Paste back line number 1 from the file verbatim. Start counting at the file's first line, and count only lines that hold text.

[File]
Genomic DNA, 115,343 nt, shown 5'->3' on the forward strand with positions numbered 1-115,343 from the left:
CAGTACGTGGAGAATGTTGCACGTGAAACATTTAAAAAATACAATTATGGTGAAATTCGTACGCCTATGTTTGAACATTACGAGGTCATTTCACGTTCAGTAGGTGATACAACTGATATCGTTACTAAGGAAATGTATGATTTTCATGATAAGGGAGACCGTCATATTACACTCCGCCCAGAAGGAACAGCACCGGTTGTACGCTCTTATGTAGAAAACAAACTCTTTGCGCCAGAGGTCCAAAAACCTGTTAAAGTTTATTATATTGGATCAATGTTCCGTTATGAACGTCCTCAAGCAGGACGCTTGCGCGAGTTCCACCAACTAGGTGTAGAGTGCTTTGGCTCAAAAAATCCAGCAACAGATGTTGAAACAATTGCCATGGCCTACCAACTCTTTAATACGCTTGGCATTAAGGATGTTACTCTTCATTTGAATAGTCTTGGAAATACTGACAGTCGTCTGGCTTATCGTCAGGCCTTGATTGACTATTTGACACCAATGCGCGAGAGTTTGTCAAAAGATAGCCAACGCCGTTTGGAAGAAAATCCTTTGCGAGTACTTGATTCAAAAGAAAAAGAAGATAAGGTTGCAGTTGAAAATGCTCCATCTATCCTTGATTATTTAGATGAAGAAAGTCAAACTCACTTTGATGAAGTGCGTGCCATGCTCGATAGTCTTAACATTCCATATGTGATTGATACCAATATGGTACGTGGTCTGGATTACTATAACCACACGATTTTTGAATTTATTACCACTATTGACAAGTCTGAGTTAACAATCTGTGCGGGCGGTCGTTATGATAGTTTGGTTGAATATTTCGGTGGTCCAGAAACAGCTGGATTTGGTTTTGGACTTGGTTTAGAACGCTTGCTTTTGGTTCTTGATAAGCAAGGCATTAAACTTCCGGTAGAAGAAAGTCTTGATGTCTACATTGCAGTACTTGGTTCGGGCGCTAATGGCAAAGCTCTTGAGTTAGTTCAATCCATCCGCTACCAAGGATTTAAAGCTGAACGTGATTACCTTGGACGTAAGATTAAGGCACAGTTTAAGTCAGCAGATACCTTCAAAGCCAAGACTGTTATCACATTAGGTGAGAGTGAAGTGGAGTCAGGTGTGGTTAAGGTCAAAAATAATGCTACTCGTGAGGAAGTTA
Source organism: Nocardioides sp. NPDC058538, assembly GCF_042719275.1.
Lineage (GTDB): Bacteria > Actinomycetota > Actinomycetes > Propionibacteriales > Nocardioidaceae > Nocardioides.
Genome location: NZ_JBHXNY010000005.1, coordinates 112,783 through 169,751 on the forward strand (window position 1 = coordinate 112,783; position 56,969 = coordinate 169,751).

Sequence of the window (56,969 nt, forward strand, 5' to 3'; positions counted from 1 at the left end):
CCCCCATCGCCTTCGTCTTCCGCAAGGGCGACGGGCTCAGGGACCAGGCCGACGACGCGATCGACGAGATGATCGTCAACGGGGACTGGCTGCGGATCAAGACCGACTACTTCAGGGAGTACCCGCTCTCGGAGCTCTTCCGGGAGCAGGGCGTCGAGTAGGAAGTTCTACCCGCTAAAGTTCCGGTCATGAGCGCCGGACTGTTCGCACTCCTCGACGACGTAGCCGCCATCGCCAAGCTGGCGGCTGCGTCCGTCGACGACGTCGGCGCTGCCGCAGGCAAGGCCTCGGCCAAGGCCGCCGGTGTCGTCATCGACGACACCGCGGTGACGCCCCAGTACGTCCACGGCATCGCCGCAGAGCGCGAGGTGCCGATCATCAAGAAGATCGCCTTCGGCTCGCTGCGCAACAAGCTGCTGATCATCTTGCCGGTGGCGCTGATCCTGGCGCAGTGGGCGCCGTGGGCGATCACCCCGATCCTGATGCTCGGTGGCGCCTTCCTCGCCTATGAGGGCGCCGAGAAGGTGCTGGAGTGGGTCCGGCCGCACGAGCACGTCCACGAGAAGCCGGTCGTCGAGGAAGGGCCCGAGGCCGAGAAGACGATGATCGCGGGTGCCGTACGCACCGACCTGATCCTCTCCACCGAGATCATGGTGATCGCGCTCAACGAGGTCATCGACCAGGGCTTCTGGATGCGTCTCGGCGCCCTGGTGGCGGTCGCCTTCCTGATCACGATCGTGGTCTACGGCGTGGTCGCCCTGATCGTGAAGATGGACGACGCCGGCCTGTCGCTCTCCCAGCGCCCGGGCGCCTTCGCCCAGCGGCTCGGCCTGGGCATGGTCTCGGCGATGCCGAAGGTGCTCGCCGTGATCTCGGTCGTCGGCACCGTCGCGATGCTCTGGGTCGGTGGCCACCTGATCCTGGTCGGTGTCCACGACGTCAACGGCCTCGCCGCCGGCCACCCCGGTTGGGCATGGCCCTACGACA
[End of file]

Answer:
Genomic DNA, 115,343 nt, shown 5'->3' on the forward strand with positions numbered 1-115,343 from the left: